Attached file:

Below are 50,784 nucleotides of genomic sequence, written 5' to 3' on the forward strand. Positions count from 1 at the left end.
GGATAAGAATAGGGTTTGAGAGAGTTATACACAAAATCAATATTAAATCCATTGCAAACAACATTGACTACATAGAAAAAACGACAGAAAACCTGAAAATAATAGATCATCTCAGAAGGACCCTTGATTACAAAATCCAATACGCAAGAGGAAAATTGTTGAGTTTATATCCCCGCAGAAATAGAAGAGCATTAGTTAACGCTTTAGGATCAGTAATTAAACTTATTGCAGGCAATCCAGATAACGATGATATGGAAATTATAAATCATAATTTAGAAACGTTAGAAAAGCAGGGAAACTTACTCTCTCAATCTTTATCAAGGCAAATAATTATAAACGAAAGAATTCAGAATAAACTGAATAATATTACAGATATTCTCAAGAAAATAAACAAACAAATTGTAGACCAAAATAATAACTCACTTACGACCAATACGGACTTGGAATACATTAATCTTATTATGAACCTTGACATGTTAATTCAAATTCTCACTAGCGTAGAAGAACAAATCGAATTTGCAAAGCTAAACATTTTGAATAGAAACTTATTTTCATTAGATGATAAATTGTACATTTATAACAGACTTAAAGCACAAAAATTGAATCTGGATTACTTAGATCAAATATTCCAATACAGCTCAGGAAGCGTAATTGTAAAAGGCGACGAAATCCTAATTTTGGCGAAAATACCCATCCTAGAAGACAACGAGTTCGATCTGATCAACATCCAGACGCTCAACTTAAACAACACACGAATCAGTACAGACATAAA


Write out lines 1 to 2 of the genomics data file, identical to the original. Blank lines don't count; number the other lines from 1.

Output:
Below are 50,784 nucleotides of genomic sequence, written 5' to 3' on the forward strand. Positions count from 1 at the left end.
GGATAAGAATAGGGTTTGAGAGAGTTATACACAAAATCAATATTAAATCCATTGCAAACAACATTGACTACATAGAAAAAACGACAGAAAACCTGAAAATAATAGATCATCTCAGAAGGACCCTTGATTACAAAATCCAATACGCAAGAGGAAAATTGTTGAGTTTATATCCCCGCAGAAATAGAAGAGCATTAGTTAACGCTTTAGGATCAGTAATTAAACTTATTGCAGGCAATCCAGATAACGATGATATGGAAATTATAAATCATAATTTAGAAACGTTAGAAAAGCAGGGAAACTTACTCTCTCAATCTTTATCAAGGCAAATAATTATAAACGAAAGAATTCAGAATAAACTGAATAATATTACAGATATTCTCAAGAAAATAAACAAACAAATTGTAGACCAAAATAATAACTCACTTACGACCAATACGGACTTGGAATACATTAATCTTATTATGAACCTTGACATGTTAATTCAAATTCTCACTAGCGTAGAAGAACAAATCGAATTTGCAAAGCTAAACATTTTGAATAGAAACTTATTTTCATTAGATGATAAATTGTACATTTATAACAGACTTAAAGCACAAAAATTGAATCTGGATTACTTAGATCAAATATTCCAATACAGCTCAGGAAGCGTAATTGTAAAAGGCGACGAAATCCTAATTTTGGCGAAAATACCCATCCTAGAAGACAACGAGTTCGATCTGATCAACATCCAGACGCTCAACTTAAACAACACACGAATCAGTACAGACATAAA